Answer: Microbes, specifically methanogens, produce biogas from plant waste. This biogas is used as a source of energy, especially in rural areas.

Microbes in Human Welfare Class 12 MCQ

Question:1 What is the primary role of lactic acid bacteria (LAB) in the production of curd?

  1. A) Increase acidity
  2. B) Coagulate and digest milk proteins
  3. C) Enhance color
  4. D) Reduce nutritional value

Question:2 Which yeast is commonly used in fermenting dough for making bread?

  1. A) Candida albicans
  2. B) Saccharomyces cerevisiae
  3. C) Aspergillus niger
  4. D) Rhizopus stolonifer

Question:3 What is the byproduct of microbial fermentation that causes the dough to puff up?

  1. A) Oxygen
  2. B) Nitrogen
  3. C) Carbon dioxide (CO2)
  4. D) Methane

Question:4 Which of the following diseases can be treated using antibiotics produced by microbes?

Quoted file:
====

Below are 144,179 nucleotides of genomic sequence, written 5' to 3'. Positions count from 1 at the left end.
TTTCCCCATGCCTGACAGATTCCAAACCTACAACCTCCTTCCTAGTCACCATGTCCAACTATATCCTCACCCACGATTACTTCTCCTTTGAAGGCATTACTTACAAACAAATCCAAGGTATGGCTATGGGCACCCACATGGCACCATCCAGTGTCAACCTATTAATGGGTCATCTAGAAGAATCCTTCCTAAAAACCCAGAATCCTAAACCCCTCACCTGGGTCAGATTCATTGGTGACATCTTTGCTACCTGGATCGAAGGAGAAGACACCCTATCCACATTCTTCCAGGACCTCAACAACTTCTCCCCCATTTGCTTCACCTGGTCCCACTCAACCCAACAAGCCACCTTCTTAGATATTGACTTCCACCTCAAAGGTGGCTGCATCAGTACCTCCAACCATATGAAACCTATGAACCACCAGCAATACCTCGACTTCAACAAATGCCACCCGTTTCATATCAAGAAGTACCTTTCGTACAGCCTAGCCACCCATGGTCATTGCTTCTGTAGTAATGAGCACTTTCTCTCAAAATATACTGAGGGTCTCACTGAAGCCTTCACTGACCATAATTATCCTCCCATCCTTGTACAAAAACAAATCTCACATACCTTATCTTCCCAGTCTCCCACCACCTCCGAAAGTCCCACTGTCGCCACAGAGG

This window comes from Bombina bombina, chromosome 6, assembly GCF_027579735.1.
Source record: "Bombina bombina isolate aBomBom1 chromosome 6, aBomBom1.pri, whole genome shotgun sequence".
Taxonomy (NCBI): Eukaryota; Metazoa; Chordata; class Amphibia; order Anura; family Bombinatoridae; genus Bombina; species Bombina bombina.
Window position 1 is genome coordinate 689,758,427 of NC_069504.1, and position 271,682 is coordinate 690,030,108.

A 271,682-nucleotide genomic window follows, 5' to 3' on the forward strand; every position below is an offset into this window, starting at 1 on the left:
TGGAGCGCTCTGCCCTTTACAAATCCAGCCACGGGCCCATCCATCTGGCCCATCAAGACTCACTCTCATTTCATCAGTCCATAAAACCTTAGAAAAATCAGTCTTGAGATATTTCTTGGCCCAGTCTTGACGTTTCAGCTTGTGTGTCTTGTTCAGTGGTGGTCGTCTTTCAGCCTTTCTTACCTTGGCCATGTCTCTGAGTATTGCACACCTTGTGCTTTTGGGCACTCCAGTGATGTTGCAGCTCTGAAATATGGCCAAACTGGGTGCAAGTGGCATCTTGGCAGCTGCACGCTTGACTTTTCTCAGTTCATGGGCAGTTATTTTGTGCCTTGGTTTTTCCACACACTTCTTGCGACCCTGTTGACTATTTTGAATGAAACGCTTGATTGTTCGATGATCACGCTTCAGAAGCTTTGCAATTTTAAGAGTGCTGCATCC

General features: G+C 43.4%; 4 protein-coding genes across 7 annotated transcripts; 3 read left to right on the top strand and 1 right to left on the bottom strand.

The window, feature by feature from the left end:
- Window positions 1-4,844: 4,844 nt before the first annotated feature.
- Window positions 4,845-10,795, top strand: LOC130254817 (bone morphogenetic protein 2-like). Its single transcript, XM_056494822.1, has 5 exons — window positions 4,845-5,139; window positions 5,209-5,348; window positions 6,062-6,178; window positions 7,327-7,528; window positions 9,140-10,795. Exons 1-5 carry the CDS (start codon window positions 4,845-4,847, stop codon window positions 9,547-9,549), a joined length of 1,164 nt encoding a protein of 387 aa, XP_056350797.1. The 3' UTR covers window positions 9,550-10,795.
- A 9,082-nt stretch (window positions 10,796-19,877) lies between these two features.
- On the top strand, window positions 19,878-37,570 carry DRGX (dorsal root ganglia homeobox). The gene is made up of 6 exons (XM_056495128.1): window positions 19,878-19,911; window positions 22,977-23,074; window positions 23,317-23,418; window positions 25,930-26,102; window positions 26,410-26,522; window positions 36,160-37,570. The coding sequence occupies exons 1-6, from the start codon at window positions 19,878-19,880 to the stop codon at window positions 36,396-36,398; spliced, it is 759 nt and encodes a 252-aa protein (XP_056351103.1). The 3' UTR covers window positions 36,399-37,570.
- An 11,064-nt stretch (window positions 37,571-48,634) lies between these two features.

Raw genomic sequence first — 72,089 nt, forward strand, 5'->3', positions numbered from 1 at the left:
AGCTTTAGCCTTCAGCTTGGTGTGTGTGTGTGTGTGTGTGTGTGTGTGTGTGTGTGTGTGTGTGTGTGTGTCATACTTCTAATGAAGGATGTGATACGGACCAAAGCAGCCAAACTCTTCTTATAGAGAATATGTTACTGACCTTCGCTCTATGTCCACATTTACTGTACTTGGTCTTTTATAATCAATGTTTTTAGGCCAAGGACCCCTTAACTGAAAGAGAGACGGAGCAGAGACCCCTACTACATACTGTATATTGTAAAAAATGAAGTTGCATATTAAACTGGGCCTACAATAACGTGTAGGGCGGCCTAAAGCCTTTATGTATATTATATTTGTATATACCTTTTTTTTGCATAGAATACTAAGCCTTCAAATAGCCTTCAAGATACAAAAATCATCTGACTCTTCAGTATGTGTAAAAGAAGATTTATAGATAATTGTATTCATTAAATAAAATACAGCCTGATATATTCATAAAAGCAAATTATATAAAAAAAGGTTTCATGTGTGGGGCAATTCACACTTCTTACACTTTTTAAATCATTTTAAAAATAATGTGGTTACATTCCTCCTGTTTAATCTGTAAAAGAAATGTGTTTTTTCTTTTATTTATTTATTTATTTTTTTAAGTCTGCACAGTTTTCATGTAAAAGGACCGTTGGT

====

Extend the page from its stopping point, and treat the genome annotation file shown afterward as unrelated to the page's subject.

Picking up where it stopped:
1. A) Malaria
  2. B) Tuberculosis
  3. C) Diabetes
  4. D) Hypertension

Question:5 What is the role of methanogens in the microbial world?

  1. A) Produce antibiotics
  2. B) Decompose plant waste
  3. C) Cause diseases
  4. D) Fix nitrogen

Question:6 What process involves the use of microbes to treat sewage?

  1. A) Photosynthesis
  2. B) Fermentation
  3. C) Activated sludge formation
  4. D) Respiration

Question:7 Which bacteria are commonly used in biocontrol to manage pests?

  1. A) Escherichia coli
  2. B) Bacillus thuringiensis (Bt)
  3. C) Staphylococcus aureus
  4. D) Streptococcus pneumonia

Question:8 What is the primary source of energy in rural areas produced by microbes?

  1. A) Solar energy
  2. B) Wind energy
  3. C) Biogas
  4. D) Hydroelectric power

Question:9 What do we call the process of using microbes to enhance the fertility of soil?

  1. A) Biocontrol
  2. B) Bioremediation
  3. C) Biofertilization
  4. D) Biodegradation

Question:10 In genetic engineering, which microbe has its toxin genes introduced into plants for insect resistance?

  1. A) Escherichia coli
  2. B) Bacillus subtilis
  3. C) Saccharomyces cerevisiae
  4. D) Bacillus thuringiensis (Bt)

MCQ Answer